DOWNTOWN — Months after relocating students from a Near West Side special needs school that has technically remained open, two Chicago Public School officials recommended its closure to a near-empty room Wednesday night during an inexplicably delayed public hearing at CPS headquarters at 42 W. Madison St.
Moses Montefiore Academy at 1310 S. Ashland Ave. stopped enrolling students at the start of the 2015-2016 school year and has been operating with a skeleton staff to avoid reneging on Mayor Rahm Emanuel's promise to stop school closures.
With Montefiore's closure, there is no longer a therapeutic school available for students with profound emotional and behavioral challenges.
Appearing on behalf of the CPS CEO Forrest Claypool, School Demographics Director James Dispensa and Diverse Learners Deputy Chief Dr. Kate Anderson Foley made the recommendation for Montefiore's closure Wednesday night.
"There's been declining enrollment over the years," said Foley. "Only 26 students were enrolled in 2014-2015 school year."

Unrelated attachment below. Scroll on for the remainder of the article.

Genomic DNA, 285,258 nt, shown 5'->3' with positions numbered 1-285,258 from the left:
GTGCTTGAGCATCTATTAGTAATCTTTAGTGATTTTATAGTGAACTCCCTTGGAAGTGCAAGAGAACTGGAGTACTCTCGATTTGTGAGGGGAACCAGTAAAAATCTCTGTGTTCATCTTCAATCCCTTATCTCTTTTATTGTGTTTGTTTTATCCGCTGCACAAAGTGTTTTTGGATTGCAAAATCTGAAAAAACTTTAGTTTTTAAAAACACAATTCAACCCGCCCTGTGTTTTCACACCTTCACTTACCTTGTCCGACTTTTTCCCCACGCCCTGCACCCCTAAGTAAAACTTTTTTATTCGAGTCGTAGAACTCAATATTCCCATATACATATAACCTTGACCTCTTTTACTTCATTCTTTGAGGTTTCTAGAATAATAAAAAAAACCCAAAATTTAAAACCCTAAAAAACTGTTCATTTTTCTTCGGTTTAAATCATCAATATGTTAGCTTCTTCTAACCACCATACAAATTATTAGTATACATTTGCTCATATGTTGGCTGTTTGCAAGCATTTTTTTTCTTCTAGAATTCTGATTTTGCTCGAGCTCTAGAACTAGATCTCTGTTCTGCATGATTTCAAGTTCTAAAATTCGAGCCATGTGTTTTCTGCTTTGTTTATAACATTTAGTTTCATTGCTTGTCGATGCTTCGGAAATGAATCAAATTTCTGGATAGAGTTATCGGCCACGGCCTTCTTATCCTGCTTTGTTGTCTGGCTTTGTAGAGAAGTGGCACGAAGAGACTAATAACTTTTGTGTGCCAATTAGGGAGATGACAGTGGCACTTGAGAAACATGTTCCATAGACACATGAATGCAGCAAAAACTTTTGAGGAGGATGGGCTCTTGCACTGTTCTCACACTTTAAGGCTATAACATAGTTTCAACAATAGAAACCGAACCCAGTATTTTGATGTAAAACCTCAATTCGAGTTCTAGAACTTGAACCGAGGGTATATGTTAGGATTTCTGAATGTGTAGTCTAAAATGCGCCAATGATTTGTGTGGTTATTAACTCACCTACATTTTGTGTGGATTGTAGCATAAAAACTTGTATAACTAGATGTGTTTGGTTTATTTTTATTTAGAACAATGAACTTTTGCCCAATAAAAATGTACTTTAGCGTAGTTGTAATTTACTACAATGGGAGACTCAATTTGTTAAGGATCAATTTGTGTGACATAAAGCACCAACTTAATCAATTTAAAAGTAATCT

Thirty percent were eighth graders who transitioned to high school, 20 percent were reintegrated into their home schools, and the rest who needed more intensive support were sent to other therapeutic day schools.
The lone public representative at Wednesday's hearing, Legal Assistance Foundation attorney Kate Gladson, insisted to Hearing Officer Phillip Bronstein that CPS was in violation of the law.
"According to Illinois law, CPS must create guidelines to determine criteria for closing a school, and it must use those guidelines to determine which school should be closed," said Gladson.
"In the case of Montefiore, CPS got it backwards. Long before it issued guidelines, CPS emptied Montefiore by transferring all of its attending students before the start of the 2015-2016 school year, months before the school action process started."
Approving this measure, Gladson argued, allows CPS to skip the required school action process and undermine the two reasons the law was created — to encourage transparency and community engagement.
Before CPS phased out Montefiore, the school accepted students from the Near North Special Education Center and Kate S. Buckingham Special Education Center in Calumet Heights. Both were casualties of the 2013 school closings, Gladson said.
"The most disappointing part in this improper closure is that this closure disrupted the most vulnerable children, displacing them for the second time in two years."
This is the latest in a series of blows to CPS's special education department. Last week's layoffs eliminated roughly one-third of its central office staff but spared special education teachers.
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